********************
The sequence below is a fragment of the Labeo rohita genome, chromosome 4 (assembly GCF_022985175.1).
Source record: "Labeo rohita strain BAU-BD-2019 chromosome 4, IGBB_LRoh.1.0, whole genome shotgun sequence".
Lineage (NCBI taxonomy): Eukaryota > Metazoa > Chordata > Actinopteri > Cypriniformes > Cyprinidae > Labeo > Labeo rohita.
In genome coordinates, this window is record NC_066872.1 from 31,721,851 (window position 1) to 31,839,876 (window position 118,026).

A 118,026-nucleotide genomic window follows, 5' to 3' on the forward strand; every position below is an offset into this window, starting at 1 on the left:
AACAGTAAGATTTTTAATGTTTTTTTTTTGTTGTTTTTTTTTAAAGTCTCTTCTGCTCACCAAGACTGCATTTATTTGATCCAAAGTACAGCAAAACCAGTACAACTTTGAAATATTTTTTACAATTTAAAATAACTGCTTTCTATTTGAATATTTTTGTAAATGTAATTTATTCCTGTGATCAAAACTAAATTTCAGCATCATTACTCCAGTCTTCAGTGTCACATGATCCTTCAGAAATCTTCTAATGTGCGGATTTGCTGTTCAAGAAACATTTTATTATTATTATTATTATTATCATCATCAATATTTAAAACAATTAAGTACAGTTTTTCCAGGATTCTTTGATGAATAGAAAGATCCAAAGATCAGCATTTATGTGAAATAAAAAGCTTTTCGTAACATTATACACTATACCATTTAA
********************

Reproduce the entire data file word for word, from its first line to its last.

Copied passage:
The sequence below is a fragment of the Labeo rohita genome, chromosome 4 (assembly GCF_022985175.1).
Source record: "Labeo rohita strain BAU-BD-2019 chromosome 4, IGBB_LRoh.1.0, whole genome shotgun sequence".
Lineage (NCBI taxonomy): Eukaryota > Metazoa > Chordata > Actinopteri > Cypriniformes > Cyprinidae > Labeo > Labeo rohita.
In genome coordinates, this window is record NC_066872.1 from 31,721,851 (window position 1) to 31,839,876 (window position 118,026).

A 118,026-nucleotide genomic window follows, 5' to 3' on the forward strand; every position below is an offset into this window, starting at 1 on the left:
AACAGTAAGATTTTTAATGTTTTTTTTTTGTTGTTTTTTTTTAAAGTCTCTTCTGCTCACCAAGACTGCATTTATTTGATCCAAAGTACAGCAAAACCAGTACAACTTTGAAATATTTTTTACAATTTAAAATAACTGCTTTCTATTTGAATATTTTTGTAAATGTAATTTATTCCTGTGATCAAAACTAAATTTCAGCATCATTACTCCAGTCTTCAGTGTCACATGATCCTTCAGAAATCTTCTAATGTGCGGATTTGCTGTTCAAGAAACATTTTATTATTATTATTATTATTATCATCATCAATATTTAAAACAATTAAGTACAGTTTTTCCAGGATTCTTTGATGAATAGAAAGATCCAAAGATCAGCATTTATGTGAAATAAAAAGCTTTTCGTAACATTATACACTATACCATTTAA